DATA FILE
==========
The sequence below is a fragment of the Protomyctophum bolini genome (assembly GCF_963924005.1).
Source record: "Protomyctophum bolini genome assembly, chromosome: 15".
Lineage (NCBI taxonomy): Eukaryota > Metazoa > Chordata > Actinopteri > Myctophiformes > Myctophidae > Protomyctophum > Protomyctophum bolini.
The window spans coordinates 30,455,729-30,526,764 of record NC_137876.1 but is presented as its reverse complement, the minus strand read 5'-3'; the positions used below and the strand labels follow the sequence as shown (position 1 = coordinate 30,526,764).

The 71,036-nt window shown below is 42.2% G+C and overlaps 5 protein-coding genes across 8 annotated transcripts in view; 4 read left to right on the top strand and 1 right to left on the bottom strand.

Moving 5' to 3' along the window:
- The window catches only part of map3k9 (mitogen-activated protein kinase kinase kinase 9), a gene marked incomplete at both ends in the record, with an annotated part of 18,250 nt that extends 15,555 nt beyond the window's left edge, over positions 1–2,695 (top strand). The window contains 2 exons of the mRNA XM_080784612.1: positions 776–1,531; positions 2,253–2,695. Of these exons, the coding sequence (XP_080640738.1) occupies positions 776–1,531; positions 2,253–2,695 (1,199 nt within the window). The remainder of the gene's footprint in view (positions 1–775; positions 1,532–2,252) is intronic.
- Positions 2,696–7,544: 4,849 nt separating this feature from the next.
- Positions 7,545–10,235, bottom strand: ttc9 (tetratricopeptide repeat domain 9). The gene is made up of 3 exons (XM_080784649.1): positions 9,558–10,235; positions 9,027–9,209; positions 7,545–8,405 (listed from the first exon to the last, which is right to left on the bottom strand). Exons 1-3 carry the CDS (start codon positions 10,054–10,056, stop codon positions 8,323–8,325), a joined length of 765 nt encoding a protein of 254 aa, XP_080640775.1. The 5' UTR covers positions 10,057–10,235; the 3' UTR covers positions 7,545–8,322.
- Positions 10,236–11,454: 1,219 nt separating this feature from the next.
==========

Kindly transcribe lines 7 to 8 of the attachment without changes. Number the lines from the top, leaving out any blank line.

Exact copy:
- The window catches only part of map3k9 (mitogen-activated protein kinase kinase kinase 9), a gene marked incomplete at both ends in the record, with an annotated part of 18,250 nt that extends 15,555 nt beyond the window's left edge, over positions 1–2,695 (top strand). The window contains 2 exons of the mRNA XM_080784612.1: positions 776–1,531; positions 2,253–2,695. Of these exons, the coding sequence (XP_080640738.1) occupies positions 776–1,531; positions 2,253–2,695 (1,199 nt within the window). The remainder of the gene's footprint in view (positions 1–775; positions 1,532–2,252) is intronic.
- Positions 2,696–7,544: 4,849 nt separating this feature from the next.